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Qobuz’s experts gather all the essentials of each genre. These albums have marked music history and become major landmarks.

With the Ideal Discography you (re)discover legendary recordings, all whilst building on your musical knowledge.

Albums

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Rock - Released September 25, 2015 | Rhino Atlantic

Hi-Res Distinctions The Qobuz Ideal Discography
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Alternative & Indie - Released August 21, 2015 | Rhino - Warner Records

Hi-Res Distinctions The Qobuz Ideal Discography
Interlocking the cold with the heat (or maybe it’s the opposite) is Gang of Four’s specialty. In Leeds’ northern gloominess, singer Jon King, guitarist Andy Gill, bassist Dave Allen and drummer Hugo Bumham launch their post-punk revolution by means of disjointed guitars and sharp grooves. Entertainment !, their first album released in September 1979, imposes the singularity of this climatic yin and yang. Very very cold then in the melodies that Gill’s six-string clips through stridency and whittling away. But very very hot in its elastic and funky rhythms like the Talking Heads from that era. The pile-up is all the more violent that the texts from this Entertainment! aren’t really entertainment but rather small Molotov cocktails made using situationism, feminism, alienation, North-Irish conflict, Maoist guerrilla in South America and many other festive considerations… With their colleagues from The Fall, Père Ubu, Au Pairs or PIL, Gang of Four rattles the harmonies, the choruses, the solos and the melodies like no other. Their radicalism will influence years later bands like The Rapture, Radio 4, Editors, Bloc Party and Franz Ferdinand… © Marc Zisman/Qobuz
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Punk / New Wave - Released July 24, 2015 | Rhino

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Rock - Released June 30, 2015 | Rhino - Elektra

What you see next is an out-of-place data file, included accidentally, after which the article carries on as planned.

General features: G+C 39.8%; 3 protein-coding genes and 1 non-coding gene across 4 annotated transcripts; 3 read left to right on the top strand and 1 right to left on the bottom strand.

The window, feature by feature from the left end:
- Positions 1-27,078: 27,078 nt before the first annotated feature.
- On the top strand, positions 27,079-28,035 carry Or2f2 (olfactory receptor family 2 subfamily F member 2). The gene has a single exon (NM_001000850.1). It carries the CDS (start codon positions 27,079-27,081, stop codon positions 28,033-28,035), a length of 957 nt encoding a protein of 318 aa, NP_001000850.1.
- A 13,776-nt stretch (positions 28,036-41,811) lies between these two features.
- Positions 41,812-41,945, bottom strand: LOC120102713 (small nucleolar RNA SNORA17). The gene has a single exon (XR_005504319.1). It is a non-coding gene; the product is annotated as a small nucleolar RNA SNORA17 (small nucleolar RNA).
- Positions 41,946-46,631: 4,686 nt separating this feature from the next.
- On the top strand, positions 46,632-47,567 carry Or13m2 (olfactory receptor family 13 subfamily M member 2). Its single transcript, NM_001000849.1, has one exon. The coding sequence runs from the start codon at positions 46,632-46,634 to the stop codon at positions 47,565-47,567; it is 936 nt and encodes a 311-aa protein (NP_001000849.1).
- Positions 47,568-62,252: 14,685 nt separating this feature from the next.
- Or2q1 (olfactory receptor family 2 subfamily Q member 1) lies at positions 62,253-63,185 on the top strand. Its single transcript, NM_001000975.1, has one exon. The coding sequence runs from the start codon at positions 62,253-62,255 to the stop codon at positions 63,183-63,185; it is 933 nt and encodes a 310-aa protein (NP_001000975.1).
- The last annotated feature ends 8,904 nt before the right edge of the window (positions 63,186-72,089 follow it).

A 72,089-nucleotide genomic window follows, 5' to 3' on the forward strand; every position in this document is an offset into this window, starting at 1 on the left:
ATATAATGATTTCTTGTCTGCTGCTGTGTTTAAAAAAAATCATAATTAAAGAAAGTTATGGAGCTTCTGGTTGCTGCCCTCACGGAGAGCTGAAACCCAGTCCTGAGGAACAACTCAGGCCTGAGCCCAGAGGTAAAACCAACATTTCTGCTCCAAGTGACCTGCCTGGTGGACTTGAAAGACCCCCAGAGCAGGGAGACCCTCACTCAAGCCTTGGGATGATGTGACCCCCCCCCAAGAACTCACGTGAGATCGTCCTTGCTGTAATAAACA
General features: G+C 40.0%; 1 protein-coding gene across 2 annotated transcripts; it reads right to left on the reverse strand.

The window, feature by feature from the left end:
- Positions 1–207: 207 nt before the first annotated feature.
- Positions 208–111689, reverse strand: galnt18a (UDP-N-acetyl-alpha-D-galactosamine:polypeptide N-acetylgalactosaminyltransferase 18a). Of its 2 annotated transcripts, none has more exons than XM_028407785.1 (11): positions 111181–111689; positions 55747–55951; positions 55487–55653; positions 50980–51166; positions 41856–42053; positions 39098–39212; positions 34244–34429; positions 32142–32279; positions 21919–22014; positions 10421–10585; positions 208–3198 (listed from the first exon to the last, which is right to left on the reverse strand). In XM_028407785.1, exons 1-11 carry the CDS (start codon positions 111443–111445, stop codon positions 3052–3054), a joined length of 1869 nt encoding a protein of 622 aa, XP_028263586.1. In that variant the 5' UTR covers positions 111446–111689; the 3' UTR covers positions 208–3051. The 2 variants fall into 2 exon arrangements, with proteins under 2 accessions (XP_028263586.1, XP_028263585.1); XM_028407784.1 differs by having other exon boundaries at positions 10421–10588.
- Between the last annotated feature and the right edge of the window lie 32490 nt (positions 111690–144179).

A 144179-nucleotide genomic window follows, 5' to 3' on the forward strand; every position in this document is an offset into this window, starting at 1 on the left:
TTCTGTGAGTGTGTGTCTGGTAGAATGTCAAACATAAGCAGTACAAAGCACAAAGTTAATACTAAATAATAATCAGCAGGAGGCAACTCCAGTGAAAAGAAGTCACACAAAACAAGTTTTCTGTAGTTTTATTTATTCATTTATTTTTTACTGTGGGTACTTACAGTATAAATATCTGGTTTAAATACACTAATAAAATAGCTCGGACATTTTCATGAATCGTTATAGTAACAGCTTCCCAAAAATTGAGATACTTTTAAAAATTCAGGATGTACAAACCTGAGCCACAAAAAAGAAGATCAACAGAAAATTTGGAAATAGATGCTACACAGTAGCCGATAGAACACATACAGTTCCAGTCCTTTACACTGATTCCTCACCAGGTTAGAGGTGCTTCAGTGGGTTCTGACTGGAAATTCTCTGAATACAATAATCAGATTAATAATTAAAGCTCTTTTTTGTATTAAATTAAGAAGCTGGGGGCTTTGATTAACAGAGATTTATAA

Hi-Res Distinctions The Qobuz Ideal Discography
The history of rock is full of bands that go unnoticed, along with their all-too neglected albums… Love and their record Forever Changes are at the front of the peloton in that category. Released in November 1967, this third studio album by the Californian quintet rivals some of the greatest records by The Beatles, The Rolling Stones or The Kinks because it offers a unique alternative. The ingenious and elusive Arthur Lee mixed together every genre imaginable on the album, from pop, jazz, folk and flamenco to psychedelic rock, psychedelia and classical music. With a touch of baroque, we find rather daring and audacious brass and string arrangements by David Angel. Carried by Lee's whirling voice and Bryan MacLean's clear guitars, Love created a record that is melancholic at some points, cheerful at others, but always very profound. The eclectic sound stems from its authors; Lee veers towards more bluesy rock melodies while MacLean is open to plural sonorities, whether they are classical or world music... The Summer of Love dismantled its tent for a few months and Forever Changes, an album that meanders between baroque pop and psychedelic folk, became the soundtrack of the disillusionment of America and its citizens. They were still dreamers, just perhaps aware of the fact that years to come wouldn’t be quite so multicoloured. In short, this album fuses the sublime with the sinister, and the years slide past this masterpiece without ever eroding its beauty. © Marc Zisman/Qobuz
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Rock - Released June 30, 2015 | Rhino - Elektra

Distinctions The Qobuz Ideal Discography